In alternative embodiments, velocity tracking systems or combinations of tracking systems may be used to calculate the velocity. For example, in one embodiment, the method described in relation to FIG. 4 is configured with an optical system and inertial system with associated weighted factors with magnitudes based on a predetermined threshold value. Other combinations may be used and any number of systems may be combined as required by the application.

In another embodiment, cursor movement is stopped in response to a detection of z-axis movement of the control device. For example, a cursor on a display stops moving when a control device (e.g., a mouse) is lifted off of a surface. More specifically, the processor (e.g., controller 205) inhibits cursor movement upon detection of movement in the z-direction. This may be desirable if a user moves a mouse to the edge of a mouse pad and lifts the mouse to place it back in the center of the mouse pad to continue movement. The z-axis movement may be detected by an accelerometer (e.g., MEMS accelerometer) or other method of detecting lift-off of a control device known to those of ordinary skill in the art with the benefit of this disclosure.

FIG. 4 is a simplified flow diagram illustrating a method 400 for calculating an average velocity of a control device 115 according to an embodiment of the present invention. The method 400 is performed by processing logic that may comprise hardware (circuitry, dedicated logic, etc.), software (such as is run on a general purpose computing system or a dedicated machine), firmware (embedded software), or any combination thereof. In one embodiment, the method is performed by the controller 205. In another embodiment, the controller 205 is a control circuit.

Referring to FIG. 4, the method 400 includes determining the velocity of the control device 115 as measured by the inertial system (410). As described above, the inertial system may include one or more MEMS accelerometers for the x-axis, y-axis, or z-axis, where the velocity is determined by integrating the measured acceleration of the control device. The controller 205 determines the velocity of the control device 115 as measured by the vibration system (420). The processing logic determines if the velocity of the control device 115 is above or below a predetermined threshold velocity (430). As described above, in some embodiments, the inertial system tends to provide greater accuracy at relatively high velocities, according to an embodiment of the present invention. In contrast, in some embodiments the vibration system tends to provide greater accuracy at relatively low velocities. In one embodiment, the predetermined threshold velocity is a value at approximately a midpoint velocity between relatively high and low velocities. The predetermined threshold would be known and appreciated by one of ordinary skill in the art with the benefit of this disclosure. In one embodiment, the threshold can be set by the user. In an embodiment, determining the velocity with the inertial system may occur before, after, or substantially simultaneously as determining the velocity with the vibrational system.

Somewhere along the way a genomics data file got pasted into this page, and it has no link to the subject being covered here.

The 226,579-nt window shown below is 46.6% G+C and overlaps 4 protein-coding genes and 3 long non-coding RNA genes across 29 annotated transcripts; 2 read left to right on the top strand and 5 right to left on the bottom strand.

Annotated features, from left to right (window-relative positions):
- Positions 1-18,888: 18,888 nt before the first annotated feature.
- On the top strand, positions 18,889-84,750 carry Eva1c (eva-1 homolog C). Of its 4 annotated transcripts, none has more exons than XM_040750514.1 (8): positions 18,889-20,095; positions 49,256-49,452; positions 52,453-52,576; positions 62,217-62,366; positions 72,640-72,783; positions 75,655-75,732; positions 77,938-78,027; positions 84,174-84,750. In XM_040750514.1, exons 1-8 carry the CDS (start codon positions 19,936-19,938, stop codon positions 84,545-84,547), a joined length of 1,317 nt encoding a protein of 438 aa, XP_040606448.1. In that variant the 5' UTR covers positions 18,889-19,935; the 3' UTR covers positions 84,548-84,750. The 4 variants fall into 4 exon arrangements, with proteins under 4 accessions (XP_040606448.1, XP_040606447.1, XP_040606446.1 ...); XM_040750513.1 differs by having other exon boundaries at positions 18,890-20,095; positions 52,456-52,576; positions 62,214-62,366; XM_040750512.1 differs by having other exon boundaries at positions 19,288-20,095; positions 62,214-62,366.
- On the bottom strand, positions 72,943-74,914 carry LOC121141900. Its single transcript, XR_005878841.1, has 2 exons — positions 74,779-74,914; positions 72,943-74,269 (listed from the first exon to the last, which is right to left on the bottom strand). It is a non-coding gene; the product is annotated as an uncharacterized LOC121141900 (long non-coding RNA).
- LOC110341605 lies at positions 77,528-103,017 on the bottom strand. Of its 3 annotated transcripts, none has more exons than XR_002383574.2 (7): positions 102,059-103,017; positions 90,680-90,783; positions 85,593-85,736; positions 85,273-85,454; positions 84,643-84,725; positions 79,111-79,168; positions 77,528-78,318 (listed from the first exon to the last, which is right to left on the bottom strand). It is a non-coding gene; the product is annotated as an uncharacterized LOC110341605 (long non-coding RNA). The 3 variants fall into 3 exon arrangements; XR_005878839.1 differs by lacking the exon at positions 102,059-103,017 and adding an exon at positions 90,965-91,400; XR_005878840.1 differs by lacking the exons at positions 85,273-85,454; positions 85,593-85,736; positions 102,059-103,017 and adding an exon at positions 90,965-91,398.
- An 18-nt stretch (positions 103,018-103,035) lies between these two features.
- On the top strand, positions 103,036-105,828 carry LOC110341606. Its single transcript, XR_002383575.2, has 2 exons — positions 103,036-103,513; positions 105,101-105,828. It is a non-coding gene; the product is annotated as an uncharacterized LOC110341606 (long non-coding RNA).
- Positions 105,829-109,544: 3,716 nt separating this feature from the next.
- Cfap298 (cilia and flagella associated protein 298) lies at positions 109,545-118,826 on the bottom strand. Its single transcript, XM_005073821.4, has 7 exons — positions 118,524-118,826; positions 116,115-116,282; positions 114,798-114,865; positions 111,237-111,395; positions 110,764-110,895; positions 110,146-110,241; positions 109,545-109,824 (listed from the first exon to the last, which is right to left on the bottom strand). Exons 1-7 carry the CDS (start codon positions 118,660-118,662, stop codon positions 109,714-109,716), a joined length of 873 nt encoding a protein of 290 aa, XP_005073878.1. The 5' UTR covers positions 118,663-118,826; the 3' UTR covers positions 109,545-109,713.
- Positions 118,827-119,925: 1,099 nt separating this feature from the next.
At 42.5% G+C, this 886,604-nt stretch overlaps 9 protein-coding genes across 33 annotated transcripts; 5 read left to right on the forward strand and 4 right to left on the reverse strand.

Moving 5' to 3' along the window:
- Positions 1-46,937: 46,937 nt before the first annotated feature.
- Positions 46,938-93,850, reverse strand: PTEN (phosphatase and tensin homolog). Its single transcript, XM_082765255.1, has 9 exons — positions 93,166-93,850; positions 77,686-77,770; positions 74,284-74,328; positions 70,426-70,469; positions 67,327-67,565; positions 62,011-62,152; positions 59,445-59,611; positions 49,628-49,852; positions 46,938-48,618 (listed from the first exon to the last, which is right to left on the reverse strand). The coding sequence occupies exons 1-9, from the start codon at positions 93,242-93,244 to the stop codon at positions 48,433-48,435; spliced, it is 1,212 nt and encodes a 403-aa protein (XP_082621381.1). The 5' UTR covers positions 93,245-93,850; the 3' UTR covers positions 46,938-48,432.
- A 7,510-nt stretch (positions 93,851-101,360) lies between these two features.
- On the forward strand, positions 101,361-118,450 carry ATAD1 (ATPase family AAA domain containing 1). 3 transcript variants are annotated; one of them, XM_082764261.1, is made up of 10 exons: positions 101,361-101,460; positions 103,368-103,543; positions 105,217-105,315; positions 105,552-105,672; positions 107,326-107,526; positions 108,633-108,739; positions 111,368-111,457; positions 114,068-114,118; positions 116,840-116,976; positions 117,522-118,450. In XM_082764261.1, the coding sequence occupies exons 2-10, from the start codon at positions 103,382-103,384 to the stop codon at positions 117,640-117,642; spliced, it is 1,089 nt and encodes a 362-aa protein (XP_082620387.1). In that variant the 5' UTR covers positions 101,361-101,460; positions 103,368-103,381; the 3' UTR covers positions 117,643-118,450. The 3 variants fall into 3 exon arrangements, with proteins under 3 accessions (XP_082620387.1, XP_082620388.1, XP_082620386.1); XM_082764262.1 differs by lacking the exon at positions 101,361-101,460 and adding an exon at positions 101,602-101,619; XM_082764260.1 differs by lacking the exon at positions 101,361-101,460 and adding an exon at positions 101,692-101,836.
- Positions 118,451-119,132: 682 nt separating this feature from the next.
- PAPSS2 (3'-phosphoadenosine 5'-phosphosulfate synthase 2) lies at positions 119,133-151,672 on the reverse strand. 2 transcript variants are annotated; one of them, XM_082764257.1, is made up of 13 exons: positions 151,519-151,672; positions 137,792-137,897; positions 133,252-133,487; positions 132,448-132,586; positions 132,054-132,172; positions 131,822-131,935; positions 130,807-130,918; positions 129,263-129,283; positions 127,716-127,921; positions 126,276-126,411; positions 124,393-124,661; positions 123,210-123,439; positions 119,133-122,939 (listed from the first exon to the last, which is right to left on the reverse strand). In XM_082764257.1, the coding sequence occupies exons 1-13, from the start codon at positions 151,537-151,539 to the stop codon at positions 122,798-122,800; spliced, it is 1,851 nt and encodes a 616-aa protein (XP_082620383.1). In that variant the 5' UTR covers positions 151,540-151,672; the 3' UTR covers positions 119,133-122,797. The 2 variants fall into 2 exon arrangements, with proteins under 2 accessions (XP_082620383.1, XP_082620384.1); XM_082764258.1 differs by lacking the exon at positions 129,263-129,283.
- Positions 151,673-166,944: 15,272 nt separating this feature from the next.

In an embodiment, the processing logic (e.g., control circuit) assigns a higher weighted value the weight factor associated with the inertial system velocity measurement if the velocity of the control device 115 is above the predetermined threshold (440). In contrast, the processing logic assigns a lower weighted value to the weight factor associated with the vibration system velocity measurement if the velocity of the control device 115 is above the predetermined threshold. The processing logic calculates the average velocity with the weighted values (460). The appropriate weighted values assigned to each system would be known and appreciated by one of ordinary skill in the art with the benefit of this disclosure.